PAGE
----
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Members of the GPHS gathered at Montgomery Point Lock & Dam on the lower White River for a tour of the facility.
Opening up a rice field with a binder. The machine cut the stalks of grain off with a sickle bar and reeled them back on a canvas that moved them into the bundling mechanism, which shook the stalks and tumbled them into bundles with the heads all pointed in one direction. Binder twine was wrapped around the bundle and pulled tight, then tied with a knotting device. Once tied, the bundle was dumped down on a carrying frame. The operator would wait for several to collect, then dump them onto the ground. A crew followed the binder and set the shocks of rice, oats, or wheat up in bundles, where it dried the grain heads over a couple weeks’ time. The next step was the separating the grain from the straw.
This Grand Prairie farm family and threshing crew pose proudly for the camera after finishing their work. Each of the burlap bags contained 180 pounds or four bushels of rice, which was separated from the straw by the threshing machine. The bags would be sewn shut with twine and later loaded on wagons and transported to the rice mill at Stuttgart.
Undated aerial image of Almyra, Arkansas, taken by Stuttgart photographer Harry Downing.
DeWitt High School, erected 1909 at the corner of Cross and Monroe Streets, graduated its first senior class in 1910. After the red brick three-story structure was demolished in 1938, Westside Elementary was built on the site.
Piper Cubs and Waco Hadrian gliders are prominent in this snowy 1942 scene of a review of enlisted men at Stuttgart Army Airfield. The United States Army Air Forces opened the facility as a pilot training base in late 1942, six miles north of the city on 2,682 acres. The airbase consisted of four 5,000-foot runways and facilities for 6,000 personnel. Officials decided on Stuttgart because the prairie environment was perfect for airfield operations, with little clearing necessary and firm hardpan soil for runways. After deactivation of the base in 1945, the War Assets Administration took over the field in 1946. In 1949 the land was given to the city for use as a municipal airport.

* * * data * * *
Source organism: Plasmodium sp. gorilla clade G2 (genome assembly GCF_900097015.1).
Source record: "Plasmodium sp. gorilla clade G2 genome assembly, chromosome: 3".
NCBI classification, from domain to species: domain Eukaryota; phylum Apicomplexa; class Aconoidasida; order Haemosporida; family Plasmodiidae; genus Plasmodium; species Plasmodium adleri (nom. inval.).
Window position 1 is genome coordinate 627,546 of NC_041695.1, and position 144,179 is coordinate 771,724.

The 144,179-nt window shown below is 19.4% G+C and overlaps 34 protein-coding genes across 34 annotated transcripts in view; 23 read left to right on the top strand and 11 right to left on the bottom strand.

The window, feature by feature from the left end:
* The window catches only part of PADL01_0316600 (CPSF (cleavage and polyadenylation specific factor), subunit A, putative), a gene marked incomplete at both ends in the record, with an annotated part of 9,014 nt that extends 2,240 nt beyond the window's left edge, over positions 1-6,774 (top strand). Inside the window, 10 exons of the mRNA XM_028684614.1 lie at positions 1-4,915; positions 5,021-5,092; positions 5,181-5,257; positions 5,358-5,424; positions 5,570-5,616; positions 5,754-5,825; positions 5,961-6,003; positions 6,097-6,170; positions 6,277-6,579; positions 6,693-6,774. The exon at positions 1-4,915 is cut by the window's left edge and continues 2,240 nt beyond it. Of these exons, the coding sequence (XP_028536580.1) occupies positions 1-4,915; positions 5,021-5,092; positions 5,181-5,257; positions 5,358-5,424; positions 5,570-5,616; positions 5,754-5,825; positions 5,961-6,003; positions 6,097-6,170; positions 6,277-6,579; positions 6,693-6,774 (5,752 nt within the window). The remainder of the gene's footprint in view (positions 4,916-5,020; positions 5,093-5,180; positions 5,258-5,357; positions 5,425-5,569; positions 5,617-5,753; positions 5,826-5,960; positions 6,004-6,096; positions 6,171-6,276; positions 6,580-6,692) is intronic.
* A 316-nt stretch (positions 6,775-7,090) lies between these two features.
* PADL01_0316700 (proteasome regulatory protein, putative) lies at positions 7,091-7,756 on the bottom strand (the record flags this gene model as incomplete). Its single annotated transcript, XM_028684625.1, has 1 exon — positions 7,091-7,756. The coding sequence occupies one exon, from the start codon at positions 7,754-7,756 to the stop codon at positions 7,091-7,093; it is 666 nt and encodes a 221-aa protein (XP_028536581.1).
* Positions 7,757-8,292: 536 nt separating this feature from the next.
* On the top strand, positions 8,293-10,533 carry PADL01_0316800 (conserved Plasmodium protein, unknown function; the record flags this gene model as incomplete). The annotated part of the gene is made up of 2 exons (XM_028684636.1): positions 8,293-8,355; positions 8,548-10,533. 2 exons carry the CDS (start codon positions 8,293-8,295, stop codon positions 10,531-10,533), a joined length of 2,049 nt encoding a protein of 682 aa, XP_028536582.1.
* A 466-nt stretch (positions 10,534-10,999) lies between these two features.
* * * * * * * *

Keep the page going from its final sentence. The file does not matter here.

Professor Lee D. Holman with his students in an undated photo likely taken at the Stuttgart School located at 412 N. Porter. The building was later moved to 605 N. Buerkle Street, rebuilt, and named for Prof. Holman.
The World’s Championship Duck Calling Contest has been held every November since 1936, and is the oldest festival in Arkansas. Looking north from Fourth and Main Streets in the 1950s, the contest and carnival is set up in the midst of Stuttgart’s business district. The stage can be seen in the center of Main Street near the Riceland Hotel. The Grand Prairie’s largest annual event remains a major source of tourism, contributing handsomely to the regional economy. It is today part of the Wings over the Prairie Festival.
Gillett High School opened in this building in 1916, and served area students until 1943. The school burned during the Christmas break of that year. It took a couple of years to replace it, and while this was being done, school was held all over town in churches, vacant homes, and even the parlor rooms of larger homes.
Tindall-Prange & Sons Store in Crocketts Bluff. The photo dates to around 1915.
During its time as Stuttgart College and later Training School, the institution educated many of the town’s early citizens and leaders. Students and teachers at the school around 1909 were, from left to right, (first row) unidentified, Charles Chaney, next two unidentified, Arthur Pettit, next two unidentified, and Myron Williams; (second row) Gladys Hegner, Joanna Porter, Edna Holdridge, Harvey Pace, John Hegner, Walter Mobley, and teacher Miss Varney; (third row) principal C. O’Rear, Florence Sumner, unidentified, Evelyn Clark, Willie Brummitt, Mattie Simmermacher, Verna Huffman, John Holdridge, Wesley Clark, and teacher Miss Bodenhamer; (fourth row) Josie Satchfield, Belle McFall, next two unidentified, Bertha Griffin, Blanche Leighton, Alice Bradford, Myrtle Hostetter, Edith Leighton, Willie Lee Spiller, and Fred Wilcox; (fifth row) Jennie Hostetter, teacher John G. Rossman, teacher Ralph Standley, Earl Moorhead, Richard Miller, Roy Hawley, and Floyd Denman; (sixth row) Robert Moorhead, William Adams, Duncan Moore, Kenneth Yoder, Ben Ware, Arch Vickers, unidentified, and Lloyd Moorhead.